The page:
You’ve combed the city for the perfect condo unit and are poised to make an offer. You receive the status certificate—a document that outlines the history of the building, maintenance your unit has undergone and the financial solvency of the condo corporation—and spot something troubling. It turns out your would-be home’s board is currently embroiled in a lawsuit. Should you move forward with the offer or is this a huge real estate red flag?
Condos and lawsuits
As a condo is run by a corporation, lawsuits aren’t unheard of. There may be several times throughout the building’s history when a condo is either the defendant or plaintiff in a suit. Common reasons include injuries and accidents that occur on condo property, unresolved payment issues with current and past tenants, or ongoing disputes with contractors or developers employed by the board.
Owners among those who pay
While the condo board will have a cache of money set aside known as the reserve fund, in Ontario it can only be used for emergencies and major repairs—meaning owners will likely foot the bill in a suit in the form of higher monthly fees.
In an interview with Zoocasa, Toronto real estate lawyer Bob Aaron says residents can expect to pay more, even if the condo corporation wins the suit.
“If they win, their entire legal fees will not be covered by the other side—only part of them,” he says. “So the condo will still have to pay some of its own legal fees. And if they lose they’re going to have to pay all their legal fees and some of the fees of the other side as well. It’s all going to have to come from somewhere.”
It could affect your mortgage
It could be tougher for buyers to obtain the financing they need in a building with a pending lawsuit. That’s because mortgage lenders may consider potential future suit costs as part of a borrower’s debt servicing total, and question whether they’ll still be able to pay off their mortgage if their fees rise.
Existing owners may also find themselves in a tight spot when trying to sell their unit. Prospective buyers may face the same financing hurdles or shy away from the trouble altogether.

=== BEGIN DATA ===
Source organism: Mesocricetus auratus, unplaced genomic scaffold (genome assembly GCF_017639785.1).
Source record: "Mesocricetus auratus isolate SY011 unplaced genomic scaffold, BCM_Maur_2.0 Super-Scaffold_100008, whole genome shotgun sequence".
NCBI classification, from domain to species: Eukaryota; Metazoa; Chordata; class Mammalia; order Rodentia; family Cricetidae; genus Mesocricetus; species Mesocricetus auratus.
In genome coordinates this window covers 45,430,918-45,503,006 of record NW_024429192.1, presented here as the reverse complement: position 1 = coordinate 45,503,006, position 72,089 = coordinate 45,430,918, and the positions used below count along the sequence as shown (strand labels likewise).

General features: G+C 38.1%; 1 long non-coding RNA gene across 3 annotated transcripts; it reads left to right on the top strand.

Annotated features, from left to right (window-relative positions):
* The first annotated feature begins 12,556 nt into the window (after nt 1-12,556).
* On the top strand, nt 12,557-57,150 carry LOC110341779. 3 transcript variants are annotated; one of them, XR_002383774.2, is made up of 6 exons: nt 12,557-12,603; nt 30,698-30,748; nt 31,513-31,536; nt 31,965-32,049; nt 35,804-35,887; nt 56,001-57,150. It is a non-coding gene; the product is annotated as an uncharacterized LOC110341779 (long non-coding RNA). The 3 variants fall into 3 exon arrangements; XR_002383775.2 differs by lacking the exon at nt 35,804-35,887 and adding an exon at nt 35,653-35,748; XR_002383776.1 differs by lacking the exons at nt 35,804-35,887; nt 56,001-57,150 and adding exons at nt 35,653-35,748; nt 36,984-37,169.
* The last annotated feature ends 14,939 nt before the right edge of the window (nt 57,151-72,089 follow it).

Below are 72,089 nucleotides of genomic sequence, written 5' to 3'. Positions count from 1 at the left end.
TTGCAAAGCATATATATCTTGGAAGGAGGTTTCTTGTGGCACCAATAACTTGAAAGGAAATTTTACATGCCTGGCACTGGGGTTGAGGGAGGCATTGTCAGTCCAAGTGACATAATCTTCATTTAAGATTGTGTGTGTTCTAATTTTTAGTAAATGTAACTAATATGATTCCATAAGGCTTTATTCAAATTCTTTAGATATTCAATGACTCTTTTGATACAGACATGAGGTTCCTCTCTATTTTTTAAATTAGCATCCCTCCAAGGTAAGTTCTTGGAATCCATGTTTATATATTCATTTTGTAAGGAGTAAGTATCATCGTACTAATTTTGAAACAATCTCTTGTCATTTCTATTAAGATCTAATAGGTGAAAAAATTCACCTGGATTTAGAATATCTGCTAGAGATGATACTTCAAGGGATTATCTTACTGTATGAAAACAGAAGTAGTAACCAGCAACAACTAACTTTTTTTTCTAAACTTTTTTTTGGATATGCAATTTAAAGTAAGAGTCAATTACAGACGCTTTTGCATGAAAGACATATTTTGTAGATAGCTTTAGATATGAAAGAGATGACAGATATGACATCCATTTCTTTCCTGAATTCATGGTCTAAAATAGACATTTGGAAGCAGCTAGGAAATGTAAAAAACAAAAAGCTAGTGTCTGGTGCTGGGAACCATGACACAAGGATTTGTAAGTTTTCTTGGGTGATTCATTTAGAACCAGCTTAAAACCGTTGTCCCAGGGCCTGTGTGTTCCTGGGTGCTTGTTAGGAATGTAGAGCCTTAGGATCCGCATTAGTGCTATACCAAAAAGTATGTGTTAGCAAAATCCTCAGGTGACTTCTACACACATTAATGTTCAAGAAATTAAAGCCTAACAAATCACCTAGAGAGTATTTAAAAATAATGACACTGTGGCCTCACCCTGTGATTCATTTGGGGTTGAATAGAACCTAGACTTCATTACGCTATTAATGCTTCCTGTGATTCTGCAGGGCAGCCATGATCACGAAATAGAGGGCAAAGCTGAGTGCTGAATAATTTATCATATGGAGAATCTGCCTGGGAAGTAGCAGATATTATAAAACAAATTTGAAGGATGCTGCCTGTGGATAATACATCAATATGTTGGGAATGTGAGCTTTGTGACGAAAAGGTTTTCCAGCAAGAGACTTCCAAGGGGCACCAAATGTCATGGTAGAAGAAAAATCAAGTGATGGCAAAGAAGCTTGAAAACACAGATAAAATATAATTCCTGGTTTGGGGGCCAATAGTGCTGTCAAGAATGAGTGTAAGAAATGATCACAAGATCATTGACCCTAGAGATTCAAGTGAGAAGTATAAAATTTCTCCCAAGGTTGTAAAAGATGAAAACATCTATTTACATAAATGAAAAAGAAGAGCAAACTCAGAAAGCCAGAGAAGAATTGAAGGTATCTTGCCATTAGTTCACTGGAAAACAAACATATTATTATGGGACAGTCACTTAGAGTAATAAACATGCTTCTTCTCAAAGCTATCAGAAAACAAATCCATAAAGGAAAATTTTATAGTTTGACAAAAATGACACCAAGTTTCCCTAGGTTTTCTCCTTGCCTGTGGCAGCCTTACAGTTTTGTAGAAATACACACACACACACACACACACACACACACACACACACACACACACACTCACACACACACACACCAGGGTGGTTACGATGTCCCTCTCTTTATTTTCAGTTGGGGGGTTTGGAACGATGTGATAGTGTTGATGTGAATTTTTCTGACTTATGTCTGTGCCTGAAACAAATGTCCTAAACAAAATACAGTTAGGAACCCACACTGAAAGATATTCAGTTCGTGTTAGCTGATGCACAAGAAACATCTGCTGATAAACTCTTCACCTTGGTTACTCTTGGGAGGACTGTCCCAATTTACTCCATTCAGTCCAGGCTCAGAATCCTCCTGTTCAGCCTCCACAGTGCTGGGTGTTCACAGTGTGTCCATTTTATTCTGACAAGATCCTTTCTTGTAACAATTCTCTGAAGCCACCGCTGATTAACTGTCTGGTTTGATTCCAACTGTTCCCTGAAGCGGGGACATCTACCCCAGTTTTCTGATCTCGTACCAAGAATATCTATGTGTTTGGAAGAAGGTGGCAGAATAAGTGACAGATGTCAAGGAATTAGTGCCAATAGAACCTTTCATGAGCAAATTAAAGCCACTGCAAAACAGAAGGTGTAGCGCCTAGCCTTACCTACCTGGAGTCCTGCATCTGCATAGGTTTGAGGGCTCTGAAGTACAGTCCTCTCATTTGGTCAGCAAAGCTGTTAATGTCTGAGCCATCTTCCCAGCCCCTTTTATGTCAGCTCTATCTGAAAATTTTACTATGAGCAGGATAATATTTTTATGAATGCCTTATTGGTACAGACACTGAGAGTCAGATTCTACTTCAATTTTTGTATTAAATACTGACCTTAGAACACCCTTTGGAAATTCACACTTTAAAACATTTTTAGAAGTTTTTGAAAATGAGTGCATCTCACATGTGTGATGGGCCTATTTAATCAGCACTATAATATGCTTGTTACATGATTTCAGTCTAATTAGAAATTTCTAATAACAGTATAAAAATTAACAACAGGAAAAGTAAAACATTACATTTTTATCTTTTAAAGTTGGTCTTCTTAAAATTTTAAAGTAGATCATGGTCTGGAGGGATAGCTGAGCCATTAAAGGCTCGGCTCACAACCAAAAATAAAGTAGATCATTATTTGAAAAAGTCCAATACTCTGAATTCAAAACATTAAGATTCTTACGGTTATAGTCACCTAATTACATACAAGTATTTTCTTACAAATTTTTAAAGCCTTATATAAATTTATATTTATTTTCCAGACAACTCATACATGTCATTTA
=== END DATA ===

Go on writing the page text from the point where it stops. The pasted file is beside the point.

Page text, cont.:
As more families are now turning to condos as an affordable real estate option rather than a house, this could be an additional cost not usually factored into their affordability.
Aaron says there are two things to keep in mind: “Number one, will a lender finance it? Number two, will a seller be able to sell with that kind of fear hanging over the head of the buyer?”
Factor legal costs into your bottom line
Should you opt to take the leap and buy a condo facing a lawsuit, it’s a good idea to have an emergency fund of your own should you need to shell out for your share of legal fees.
He says it’s vital to determine the dollar value of the risk posed by the suit and add that to the purchase price of your unit.
You can also work with a lawyer of your own to “freeze” some cash for a later date to cover looming litigation costs.
The bottom line is you should ensure the condo is still a good real estate investment for your hard-saved down payment.
“The takeaway here is that if you’re getting a good enough deal to compensate for the risk then go for it,” says Aaron. “And if you are risk averse and it doesn’t look good, then find something else.”
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Flickr: Joe Gratz